Building off a running joke in the pharmaceutical sales industry that reps are “wearing the brown suits, like they are UPS drivers,” just dropping off packages, she started thinking about how to develop a better way for drug companies to deliver samples and information to doctors without annoying sales calls.
The first iteration of Xpress focused on building a UPS-style team to drop off drug samples and quickly gather a little information on tablets about doctors’ needs, which could then be forwarded to a sales rep for follow up.
But after testing the system with more than 600 providers, Corbitt said she realized doctors needed and wanted more. Because while they know about drugs, and they know what type of insurance their patients have, they don’t necessarily have information on their patients’ prescription coverage, which usually falls under a separate insurance plan. Many also don’t like sales calls, period, no matter how short. In fact, she notes, some big health providers now ban reps from their buildings.
“The model of reps going out to buy doctors lunch to get them to sell their drugs isn’t working anymore,” said Erik Halvorsen, director of the TMC Innovation Institute.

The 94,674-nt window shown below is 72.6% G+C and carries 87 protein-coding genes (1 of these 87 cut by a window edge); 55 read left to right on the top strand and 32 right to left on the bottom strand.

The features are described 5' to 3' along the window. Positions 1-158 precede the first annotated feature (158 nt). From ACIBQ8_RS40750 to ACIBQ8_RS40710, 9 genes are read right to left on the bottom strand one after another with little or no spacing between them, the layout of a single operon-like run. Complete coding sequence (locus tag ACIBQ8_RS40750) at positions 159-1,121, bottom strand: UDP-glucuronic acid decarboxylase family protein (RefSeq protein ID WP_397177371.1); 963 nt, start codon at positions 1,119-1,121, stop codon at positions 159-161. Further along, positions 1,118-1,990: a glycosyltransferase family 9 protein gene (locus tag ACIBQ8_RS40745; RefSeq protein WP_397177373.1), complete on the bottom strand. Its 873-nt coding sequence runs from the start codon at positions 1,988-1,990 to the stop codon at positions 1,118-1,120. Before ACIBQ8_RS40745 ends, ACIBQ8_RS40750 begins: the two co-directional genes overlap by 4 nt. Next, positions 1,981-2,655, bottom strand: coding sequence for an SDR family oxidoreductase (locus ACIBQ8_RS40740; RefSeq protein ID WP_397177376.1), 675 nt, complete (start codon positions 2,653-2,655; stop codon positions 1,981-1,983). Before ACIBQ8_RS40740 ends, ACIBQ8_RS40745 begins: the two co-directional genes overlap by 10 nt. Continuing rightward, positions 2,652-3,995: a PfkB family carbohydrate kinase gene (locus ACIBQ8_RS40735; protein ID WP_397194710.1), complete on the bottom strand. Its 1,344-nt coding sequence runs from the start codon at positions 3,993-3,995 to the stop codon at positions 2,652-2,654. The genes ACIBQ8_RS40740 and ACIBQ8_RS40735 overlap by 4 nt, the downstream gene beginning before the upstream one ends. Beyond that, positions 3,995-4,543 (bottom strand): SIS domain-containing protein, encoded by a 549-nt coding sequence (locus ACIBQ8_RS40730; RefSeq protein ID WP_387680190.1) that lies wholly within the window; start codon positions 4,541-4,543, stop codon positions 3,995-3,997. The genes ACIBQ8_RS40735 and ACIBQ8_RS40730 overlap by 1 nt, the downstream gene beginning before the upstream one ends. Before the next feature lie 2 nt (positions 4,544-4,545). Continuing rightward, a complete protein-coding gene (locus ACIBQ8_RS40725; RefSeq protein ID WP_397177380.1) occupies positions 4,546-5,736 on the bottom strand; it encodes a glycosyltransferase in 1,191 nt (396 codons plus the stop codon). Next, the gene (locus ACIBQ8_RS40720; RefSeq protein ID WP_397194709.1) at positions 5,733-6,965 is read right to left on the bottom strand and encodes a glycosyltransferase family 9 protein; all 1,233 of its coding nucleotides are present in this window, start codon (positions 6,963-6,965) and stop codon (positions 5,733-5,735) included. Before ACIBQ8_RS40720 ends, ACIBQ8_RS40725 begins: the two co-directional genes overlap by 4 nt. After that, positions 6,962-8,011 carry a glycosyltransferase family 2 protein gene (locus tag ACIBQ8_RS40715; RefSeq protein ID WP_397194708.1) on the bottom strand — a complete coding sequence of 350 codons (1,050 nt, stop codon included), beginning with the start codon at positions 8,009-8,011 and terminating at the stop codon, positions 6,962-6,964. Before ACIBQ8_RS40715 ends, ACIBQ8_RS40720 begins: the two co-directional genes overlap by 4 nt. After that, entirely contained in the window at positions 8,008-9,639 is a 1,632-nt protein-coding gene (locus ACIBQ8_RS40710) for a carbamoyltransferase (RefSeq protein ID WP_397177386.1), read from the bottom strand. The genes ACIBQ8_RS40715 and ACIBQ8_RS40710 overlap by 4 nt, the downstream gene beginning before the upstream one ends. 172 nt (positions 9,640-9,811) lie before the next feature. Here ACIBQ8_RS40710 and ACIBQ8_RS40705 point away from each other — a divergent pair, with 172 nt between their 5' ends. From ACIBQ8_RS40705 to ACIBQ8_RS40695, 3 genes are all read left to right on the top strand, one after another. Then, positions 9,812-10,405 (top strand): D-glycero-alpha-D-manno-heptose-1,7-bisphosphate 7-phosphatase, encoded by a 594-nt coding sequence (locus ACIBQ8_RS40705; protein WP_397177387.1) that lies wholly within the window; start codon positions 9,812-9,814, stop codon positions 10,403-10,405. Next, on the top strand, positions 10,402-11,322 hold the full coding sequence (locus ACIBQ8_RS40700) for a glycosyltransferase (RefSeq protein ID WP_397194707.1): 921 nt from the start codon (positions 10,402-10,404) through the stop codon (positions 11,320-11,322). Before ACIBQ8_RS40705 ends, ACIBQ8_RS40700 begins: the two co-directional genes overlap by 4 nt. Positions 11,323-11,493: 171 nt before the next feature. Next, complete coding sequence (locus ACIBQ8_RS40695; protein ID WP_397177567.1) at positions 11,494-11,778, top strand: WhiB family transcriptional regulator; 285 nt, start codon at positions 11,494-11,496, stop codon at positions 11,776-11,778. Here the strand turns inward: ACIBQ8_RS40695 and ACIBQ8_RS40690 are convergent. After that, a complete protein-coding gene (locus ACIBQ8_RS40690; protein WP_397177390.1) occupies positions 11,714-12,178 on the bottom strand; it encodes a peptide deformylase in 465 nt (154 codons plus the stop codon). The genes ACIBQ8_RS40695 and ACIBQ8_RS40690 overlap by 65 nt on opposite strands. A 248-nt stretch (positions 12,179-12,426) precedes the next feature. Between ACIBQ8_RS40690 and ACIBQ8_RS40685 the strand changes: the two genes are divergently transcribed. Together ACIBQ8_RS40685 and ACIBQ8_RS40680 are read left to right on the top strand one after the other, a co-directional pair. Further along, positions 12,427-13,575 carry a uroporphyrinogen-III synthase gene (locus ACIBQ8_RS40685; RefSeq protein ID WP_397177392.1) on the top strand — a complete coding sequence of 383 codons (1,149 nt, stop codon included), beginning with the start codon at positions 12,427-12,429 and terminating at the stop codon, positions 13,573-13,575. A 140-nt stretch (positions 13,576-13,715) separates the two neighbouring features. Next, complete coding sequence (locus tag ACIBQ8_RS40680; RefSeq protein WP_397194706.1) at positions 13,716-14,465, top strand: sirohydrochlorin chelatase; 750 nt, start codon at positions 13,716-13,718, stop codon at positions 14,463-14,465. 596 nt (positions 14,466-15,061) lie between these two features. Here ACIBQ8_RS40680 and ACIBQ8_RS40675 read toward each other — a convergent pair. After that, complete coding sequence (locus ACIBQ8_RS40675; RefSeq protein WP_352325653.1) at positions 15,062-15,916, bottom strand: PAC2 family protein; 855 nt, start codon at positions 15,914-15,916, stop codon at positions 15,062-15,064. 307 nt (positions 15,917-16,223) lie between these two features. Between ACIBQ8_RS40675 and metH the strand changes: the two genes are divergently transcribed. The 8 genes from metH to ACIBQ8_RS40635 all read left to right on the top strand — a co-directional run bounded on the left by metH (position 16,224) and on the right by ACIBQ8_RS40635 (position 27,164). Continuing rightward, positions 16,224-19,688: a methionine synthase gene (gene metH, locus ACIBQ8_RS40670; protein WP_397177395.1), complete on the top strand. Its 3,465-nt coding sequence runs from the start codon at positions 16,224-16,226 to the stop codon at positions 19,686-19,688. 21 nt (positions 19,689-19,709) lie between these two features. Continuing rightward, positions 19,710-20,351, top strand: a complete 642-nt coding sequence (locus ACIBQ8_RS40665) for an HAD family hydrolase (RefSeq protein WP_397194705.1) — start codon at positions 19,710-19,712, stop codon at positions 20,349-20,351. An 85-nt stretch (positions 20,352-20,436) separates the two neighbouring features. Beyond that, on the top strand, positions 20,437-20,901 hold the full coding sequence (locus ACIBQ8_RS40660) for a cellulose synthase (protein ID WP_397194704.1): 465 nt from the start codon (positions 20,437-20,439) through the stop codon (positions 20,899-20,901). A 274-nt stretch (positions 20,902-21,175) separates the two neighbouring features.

Dr. Kelly Wirfel, an endocrinologist in Houston who serves on the company’s board, agrees, adding, “Xpress takes the drug rep interruption out of the clinic and replaces it with targeted information customized to her patients.”
The goal of the Xpress platform is to provide a so-called ‘middleware’ solution that takes information about all the drugs on the market—including their benefits, side effects and costs, as well as the coverage rules of insurance companies and clinical trials—and integrates it into one searchable screen that makes it easy for doctors to pull that up next to their patients’ records to find the drugs that best fit their health needs and budget. It also shows when resources are available from drug companies to help patients whose insurance won’t cover costly drugs they might need.
“When your doctor is getting ready to write you a prescription for an antibiotic, or for birth control or migraines, they can click and up will pop the drugs available specifically to you – the drugs your insurance will cover and what they cost under your specific prescription plan,” Corbitt explained. “There’s no more guessing.”